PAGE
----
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CCC lawyer Thabani Mpofu


Advocate Mpofu ultimatum to Lt.General Sanyatwe ends today

failing which I shall take steps to ensure that appropriate remedies under the law are put in motion




AFTER Zimbabwe National Army commander Lieutenant-General Anselem Sanyatwe received prominent lawyer Advocate Thabani Mpofu’s letter a week ago demanding the withdrawal of his unconstitutional remarks which have sparked public outrage, the seven-day ultimatum for retraction ends today.

Mpofu wrote to Sanyatwe a week ago demanding that he should withdraw his unlawful utterances within seven days or face legal action.

Mpofu says Sanyatwe’s remarks are a direct violation of section 208 subsection 2 of the constitution of Zimbabwe which stipulates the conduct of members of the security forces.

“Sir, I therefore write to demand, as I now do, that you unreservedly withdraw your above statements within seven (7) days of your reciept of this letter,” said Mpofu.

Failure to comply with the ultimatum, will see the lawyer likely taking the matter to court.

“ …failing which I shall take steps to ensure that appropriate remedies under the law are put in motion,” he added.

In a widely circulated video, Sanyatwe tells a public meeting that Zanu PF will be in charge till eternity.

“Zanu PF ichatonga kusvika madhongi amera nyanga muchida musingadi. Apa ndakutaura saCommander army, tichashadisa inonzi command voting,” loosely translated to “Zanu PF will be in power until donkeys grow horns”.

This is direct violation of the constitution which enjoins security personnel to shun partisan politics.

The constitution stipulates: “Neither the security services nor any of their members may, in the exercise of their functions act in a partisan manner, further the interests of any political party or cause; prejudice the lawful interests of any political party or cause; or violate the fundamental rights or freedoms of any person.”

Sanyatwe’s threat of “force” citizens to vote for Zanu PF is not only a violation of freedoms of association and assembly, but a flagrant violation of security forces’ conduct as enshrined in section  211(3) of the constitution.

That section reads: “The Defence Forces must respect the fundamental rights and freedoms of all persons and be non-partisan, national in character, patriotic, professional and subordinate to the civilian authority as established by this Constitution.”

Sanyatwe vow that the military will impose “command voting” to entrench Zanu PF is a clear violation of the principles of free and fair elections, and a breach of the military’s neutrality in the political process.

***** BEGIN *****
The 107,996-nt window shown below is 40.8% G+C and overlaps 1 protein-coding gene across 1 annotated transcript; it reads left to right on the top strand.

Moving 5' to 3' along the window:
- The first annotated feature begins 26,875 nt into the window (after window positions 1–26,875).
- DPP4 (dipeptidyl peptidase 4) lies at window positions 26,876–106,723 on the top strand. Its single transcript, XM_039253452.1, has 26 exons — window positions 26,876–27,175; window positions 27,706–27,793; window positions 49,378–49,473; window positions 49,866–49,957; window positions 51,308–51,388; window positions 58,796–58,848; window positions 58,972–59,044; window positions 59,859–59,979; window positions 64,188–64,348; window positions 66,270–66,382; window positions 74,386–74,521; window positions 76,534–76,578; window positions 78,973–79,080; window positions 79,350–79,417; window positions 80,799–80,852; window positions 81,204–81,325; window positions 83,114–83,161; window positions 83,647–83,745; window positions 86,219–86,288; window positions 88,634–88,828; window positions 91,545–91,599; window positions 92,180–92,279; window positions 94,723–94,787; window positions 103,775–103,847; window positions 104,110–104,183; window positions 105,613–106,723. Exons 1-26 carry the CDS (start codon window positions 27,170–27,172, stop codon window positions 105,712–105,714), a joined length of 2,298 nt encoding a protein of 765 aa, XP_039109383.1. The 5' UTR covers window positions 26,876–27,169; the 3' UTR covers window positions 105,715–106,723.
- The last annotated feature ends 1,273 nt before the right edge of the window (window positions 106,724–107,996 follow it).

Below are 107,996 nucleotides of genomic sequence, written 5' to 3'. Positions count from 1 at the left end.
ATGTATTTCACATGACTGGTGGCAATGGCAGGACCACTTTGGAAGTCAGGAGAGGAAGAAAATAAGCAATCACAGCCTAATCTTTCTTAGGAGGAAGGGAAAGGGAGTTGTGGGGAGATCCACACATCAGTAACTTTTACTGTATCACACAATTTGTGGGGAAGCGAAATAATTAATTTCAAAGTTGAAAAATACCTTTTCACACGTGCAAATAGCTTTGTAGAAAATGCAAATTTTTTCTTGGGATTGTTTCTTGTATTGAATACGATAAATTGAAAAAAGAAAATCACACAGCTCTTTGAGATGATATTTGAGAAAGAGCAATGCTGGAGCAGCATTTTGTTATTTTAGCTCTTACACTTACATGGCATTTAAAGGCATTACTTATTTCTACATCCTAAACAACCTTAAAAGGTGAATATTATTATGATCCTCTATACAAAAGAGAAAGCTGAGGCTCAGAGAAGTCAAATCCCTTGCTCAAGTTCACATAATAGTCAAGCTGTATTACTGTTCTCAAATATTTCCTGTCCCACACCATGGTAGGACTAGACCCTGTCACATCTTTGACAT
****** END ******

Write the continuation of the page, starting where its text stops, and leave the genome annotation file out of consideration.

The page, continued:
This has triggered uproar among citizens who say Sanyatwe and the military pose a clear and present danger to democracy.

In a democratic society, the military is expected to remain impartial and not engage in partisan politics, political coercion or electoral intimidation.

Threats or attempts to influence voters’ choices undermine the integrity of the electoral process and can be considered a form of voter suppression.

It is essential to uphold the constitutional rights of citizens, including the right to vote freely and make their own political choices without fear of retribution or coercion.

Sanyatwe’s remarks fuel serious politicisation of the security sector and heavy militarisation of politics in the country.

Zimbabwean elections have been characterised by political violence, intimidation and fraud.

Sanyatwe’s remarks are unconstitutional but not shocking.

There are previous instances of military commanders brazenly violating the constitution.

“We wish to make it very clear to all Zimbabwean citizens that the security organisation will only stand in support with those political leaders that will pursue Zimbabwe’s values, traditions, beliefs  for which thousands of lives were lost in pursuit of Zimbabwe’s hard won independence. The sovereignty and integrity and the national interest. To this end let it be known that the highest office on the land is a straight jacket, whose occupant is expected to observe  the objectives of the liberation struggle. We will therefore not accept let alone support or salute anyone with a different agenda that threatens the very existence of our sovereignty, our country and our people,” said General Vitalis Zvinavashe in his capacity as Commander of the Zimbabwe Defence Forces on 9 January 2001.

Zvinavashe was making it clear that the military would not accept a victory of the opposition MDC in elections.

In a recent research paper titled The Military in Zimbabwean Politics, Sol Plaatje University academic George Maringira says: “In post-independence Zimbabwe, the military continues to be deeply involved in politics. The Zimbabwean military is based on its economic interests, as the power behind the ruling party, the Zimbabwe African National Union–Patriotic Front (Zanu PF).

It is thus a politicised institution because of its need to sustain the party as its political wing.

Importantly, the relationships between the Zimbabwe military and Zanu PF date back to the liberation struggle.

It is crucial to understand that the survival of Zanu PF in politics and its continued existence as the governing party guarantee the military’s economic interests.

To sustain Zanu PF in politics, the military uses gun violence and other threatening behaviour against those who oppose and protest Zanu PF rule.

The Zimbabwean military not only threatens civilians, but also remobilises its junior soldiers to understand the political ideology of Zanu PF, borne out of violence and intimidation.”

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